Chuck Casto: Balance of Nuclear Power Policy in Post-Fukushima Japan

Balance of Nuclear Power Policy in Post-Fukushima Japan

Chuck Casto Licensed Nuclear Power Station Operator. Was NRC regulator responsible for 23 nuclear power stations. Leader of the US Integrated Government and NRC efforts in Japan during the Fukushima nuclear accident in 2011

Summary written by Gerhard Fasol

Five crisis – all five crisis must be solved

The Fukushima nuclear disaster is not a triple crisis, as sometimes stated, but five crisis:

  • earthquake
  • Tsunami
  • nuclear plants, including clean-up
  • social impacts
  • policy

All five crisis must be addressed, and a system solution must be found and implemented.

The Fukushima Dai Ichi nuclear disaster was caused by a system failure both of the Government and the Utility (Tokyo Electric Power, TEPCO)

The nuclear disaster was caused by a long list of failures and mistakes, not by one single factor:

  • the plant was constructed at the wrong place
  • the well known Tsunami history was ignored, land was lowered to near sea level to save money for pumping water, exposing the nuclear plant to Tsunamis
  • Lessons from Chernobyl were not learnt, incorrect venting procedures were used
  • Mistakes in emergency planning and crisis leadership: there was not enough planning for the case of accidents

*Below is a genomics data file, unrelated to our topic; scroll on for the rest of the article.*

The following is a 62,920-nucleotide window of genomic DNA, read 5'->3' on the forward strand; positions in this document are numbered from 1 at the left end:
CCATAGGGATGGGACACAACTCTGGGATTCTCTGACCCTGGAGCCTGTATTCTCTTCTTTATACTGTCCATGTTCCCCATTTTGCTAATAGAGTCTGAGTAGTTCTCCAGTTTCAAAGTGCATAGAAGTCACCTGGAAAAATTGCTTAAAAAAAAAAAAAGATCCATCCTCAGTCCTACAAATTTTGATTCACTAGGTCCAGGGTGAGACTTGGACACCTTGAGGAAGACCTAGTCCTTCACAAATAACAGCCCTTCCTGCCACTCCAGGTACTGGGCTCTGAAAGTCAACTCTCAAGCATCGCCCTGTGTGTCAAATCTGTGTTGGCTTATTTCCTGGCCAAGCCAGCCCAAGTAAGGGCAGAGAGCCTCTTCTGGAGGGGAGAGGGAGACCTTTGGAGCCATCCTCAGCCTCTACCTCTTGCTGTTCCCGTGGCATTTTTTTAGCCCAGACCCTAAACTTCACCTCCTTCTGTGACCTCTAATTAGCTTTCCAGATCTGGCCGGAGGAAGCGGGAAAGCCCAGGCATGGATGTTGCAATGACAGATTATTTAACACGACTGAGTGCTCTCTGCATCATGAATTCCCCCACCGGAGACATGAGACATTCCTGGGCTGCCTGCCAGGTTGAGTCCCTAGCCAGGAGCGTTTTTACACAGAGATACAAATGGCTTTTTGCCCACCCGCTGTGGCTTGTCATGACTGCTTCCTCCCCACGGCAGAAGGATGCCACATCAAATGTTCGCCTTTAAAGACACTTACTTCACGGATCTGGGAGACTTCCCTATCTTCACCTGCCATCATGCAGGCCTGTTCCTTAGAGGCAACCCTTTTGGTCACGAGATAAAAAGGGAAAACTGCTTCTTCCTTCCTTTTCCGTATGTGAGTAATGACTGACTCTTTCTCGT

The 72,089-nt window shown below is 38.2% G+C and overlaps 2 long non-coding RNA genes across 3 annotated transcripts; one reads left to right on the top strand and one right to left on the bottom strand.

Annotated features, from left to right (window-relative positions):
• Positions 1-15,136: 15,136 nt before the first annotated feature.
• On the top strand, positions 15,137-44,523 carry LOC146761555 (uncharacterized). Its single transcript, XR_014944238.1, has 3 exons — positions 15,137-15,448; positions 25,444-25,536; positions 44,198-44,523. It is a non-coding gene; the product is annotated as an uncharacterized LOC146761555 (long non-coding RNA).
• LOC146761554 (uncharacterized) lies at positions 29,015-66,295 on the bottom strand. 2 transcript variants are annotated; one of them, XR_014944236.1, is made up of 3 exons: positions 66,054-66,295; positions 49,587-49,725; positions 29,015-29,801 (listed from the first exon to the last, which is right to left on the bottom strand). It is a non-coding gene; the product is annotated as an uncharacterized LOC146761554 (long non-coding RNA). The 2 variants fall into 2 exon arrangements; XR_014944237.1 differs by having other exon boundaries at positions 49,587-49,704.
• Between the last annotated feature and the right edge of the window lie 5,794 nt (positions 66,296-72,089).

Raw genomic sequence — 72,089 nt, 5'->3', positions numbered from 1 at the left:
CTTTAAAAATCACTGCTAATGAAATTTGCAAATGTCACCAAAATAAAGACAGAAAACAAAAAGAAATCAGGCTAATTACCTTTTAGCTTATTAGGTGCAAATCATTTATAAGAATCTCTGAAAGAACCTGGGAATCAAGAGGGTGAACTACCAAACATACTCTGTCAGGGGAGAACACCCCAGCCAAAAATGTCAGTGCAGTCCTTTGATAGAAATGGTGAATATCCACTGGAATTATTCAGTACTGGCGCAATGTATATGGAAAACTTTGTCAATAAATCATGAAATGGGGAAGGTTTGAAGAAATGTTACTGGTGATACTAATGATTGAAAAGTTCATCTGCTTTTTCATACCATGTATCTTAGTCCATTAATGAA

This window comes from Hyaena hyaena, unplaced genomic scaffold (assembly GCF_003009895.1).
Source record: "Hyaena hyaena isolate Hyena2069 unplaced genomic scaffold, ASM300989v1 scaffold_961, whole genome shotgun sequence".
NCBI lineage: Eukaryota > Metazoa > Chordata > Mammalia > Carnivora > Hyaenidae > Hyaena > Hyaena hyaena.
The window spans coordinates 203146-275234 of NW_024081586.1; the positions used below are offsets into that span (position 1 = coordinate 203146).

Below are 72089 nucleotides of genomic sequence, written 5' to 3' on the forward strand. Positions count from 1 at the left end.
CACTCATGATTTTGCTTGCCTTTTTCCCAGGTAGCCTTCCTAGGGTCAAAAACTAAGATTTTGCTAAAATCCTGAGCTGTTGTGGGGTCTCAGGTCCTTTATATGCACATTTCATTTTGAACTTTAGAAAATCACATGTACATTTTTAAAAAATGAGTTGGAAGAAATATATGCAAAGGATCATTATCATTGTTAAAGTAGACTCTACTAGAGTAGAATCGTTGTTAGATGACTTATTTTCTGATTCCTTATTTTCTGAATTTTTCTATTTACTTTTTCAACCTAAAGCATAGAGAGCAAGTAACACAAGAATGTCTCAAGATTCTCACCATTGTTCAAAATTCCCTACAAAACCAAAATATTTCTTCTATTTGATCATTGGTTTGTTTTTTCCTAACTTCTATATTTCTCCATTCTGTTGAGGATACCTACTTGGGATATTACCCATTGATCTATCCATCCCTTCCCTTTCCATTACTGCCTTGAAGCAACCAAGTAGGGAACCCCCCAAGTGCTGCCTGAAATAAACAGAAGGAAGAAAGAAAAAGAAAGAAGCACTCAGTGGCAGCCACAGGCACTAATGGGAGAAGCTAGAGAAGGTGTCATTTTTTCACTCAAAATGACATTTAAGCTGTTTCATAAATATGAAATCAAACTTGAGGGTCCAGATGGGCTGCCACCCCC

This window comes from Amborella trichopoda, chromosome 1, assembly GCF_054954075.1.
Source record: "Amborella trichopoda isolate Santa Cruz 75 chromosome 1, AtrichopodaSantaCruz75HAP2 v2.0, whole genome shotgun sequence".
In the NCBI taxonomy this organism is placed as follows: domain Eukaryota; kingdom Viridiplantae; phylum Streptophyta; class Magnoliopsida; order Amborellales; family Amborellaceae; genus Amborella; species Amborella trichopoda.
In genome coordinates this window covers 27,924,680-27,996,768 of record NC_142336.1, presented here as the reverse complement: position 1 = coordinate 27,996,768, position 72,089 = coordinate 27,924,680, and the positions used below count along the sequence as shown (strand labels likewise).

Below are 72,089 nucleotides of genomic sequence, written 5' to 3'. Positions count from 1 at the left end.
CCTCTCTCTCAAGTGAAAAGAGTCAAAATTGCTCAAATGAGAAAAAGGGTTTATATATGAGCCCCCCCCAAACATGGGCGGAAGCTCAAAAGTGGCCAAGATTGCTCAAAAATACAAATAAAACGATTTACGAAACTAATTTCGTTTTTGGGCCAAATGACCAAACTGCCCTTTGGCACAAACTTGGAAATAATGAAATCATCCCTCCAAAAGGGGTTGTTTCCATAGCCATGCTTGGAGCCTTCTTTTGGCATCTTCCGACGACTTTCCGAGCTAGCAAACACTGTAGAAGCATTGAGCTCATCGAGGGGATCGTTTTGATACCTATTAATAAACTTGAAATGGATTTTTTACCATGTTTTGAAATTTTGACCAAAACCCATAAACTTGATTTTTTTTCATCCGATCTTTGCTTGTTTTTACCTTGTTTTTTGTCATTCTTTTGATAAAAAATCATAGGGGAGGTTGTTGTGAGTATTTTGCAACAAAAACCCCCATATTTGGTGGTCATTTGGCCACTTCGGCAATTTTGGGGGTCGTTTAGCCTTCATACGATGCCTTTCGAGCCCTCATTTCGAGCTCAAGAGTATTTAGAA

• Lessons from the US 9/11 terror attack were ignored, and US advice was rejected: no backup electricity was provided
  • A misalignment of values
  • Policy imbalance between power and responsibility

Instead of the prevalent “safety myth”, we must start from the position that accidents can happen.

The balance of power and responsibility

Which group has the legal power and who has the legal responsibility?

Misalignment of values held by (1) nuclear utilities, (2) the public and (3) the Government leads to distrust, and as a result doubt, uncertainty, fear, anxiety, insults, anger, and loss of trust in the system.

The values need to be realigned to create a system to protect public health and the environment.

We must have a clear legal basis for roles and responsibilities.
The utilities (electric power companies) need to be ultimately responsibly.
There is a public and government reluctance to give the utilities clear and sole responsibility.

Lessons from the Three Mile Island Accident

Before the Three Mile Island Accident we had an imbalance between:

  • the power of the utility (the nuclear plant operator)
  • the responsibility of state and federal authorities
  • the public

This imbalance was corrected and rebalanced after the Three Mile Island accident:

  • the law was changed regarding risk: the law demands now a “reasonable assurance”
  • the regulator was strengthened